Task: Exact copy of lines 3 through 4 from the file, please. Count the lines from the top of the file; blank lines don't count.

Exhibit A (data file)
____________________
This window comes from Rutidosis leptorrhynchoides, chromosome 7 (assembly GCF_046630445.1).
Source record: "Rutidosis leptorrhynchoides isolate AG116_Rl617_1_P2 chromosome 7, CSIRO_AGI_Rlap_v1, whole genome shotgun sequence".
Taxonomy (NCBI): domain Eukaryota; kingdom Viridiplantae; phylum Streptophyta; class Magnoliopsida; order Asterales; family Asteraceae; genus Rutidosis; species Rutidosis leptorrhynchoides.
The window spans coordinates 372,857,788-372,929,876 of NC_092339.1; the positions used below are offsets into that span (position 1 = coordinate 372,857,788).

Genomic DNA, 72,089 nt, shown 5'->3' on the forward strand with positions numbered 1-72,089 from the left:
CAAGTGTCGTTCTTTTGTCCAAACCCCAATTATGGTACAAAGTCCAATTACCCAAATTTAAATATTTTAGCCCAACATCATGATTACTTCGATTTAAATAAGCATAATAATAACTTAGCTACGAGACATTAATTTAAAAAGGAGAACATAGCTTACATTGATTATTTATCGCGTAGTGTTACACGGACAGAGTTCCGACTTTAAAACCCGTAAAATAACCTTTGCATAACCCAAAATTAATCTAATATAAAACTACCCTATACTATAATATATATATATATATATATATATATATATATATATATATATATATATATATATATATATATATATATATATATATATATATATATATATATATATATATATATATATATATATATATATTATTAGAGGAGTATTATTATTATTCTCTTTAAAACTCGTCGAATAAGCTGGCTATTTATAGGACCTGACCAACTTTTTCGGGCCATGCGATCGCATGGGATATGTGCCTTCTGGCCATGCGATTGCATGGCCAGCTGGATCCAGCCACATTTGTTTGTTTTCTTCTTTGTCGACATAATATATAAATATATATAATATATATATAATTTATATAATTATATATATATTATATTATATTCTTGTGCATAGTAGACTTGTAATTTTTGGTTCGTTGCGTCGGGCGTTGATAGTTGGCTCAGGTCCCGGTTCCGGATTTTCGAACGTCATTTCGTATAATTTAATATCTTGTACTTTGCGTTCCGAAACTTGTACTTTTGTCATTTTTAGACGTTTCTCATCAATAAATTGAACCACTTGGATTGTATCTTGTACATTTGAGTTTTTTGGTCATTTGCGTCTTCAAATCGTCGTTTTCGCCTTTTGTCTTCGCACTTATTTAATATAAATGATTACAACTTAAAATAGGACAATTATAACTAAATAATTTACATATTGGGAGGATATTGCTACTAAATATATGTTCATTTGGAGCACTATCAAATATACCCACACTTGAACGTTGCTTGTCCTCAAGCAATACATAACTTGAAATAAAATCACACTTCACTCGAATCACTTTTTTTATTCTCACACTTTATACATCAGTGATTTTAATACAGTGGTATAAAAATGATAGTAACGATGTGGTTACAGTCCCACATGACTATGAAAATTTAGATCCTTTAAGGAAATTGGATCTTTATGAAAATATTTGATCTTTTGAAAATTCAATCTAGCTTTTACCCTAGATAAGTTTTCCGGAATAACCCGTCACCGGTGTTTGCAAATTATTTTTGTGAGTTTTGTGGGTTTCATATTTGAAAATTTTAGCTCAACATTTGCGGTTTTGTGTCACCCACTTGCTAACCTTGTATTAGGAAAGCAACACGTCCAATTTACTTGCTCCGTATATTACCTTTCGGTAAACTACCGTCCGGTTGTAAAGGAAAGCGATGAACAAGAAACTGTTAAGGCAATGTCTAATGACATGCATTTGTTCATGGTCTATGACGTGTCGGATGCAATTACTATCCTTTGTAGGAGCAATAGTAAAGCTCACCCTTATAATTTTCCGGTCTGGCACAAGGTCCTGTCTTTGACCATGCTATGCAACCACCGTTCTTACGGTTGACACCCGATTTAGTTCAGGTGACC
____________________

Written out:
Taxonomy (NCBI): domain Eukaryota; kingdom Viridiplantae; phylum Streptophyta; class Magnoliopsida; order Asterales; family Asteraceae; genus Rutidosis; species Rutidosis leptorrhynchoides.
The window spans coordinates 372,857,788-372,929,876 of NC_092339.1; the positions used below are offsets into that span (position 1 = coordinate 372,857,788).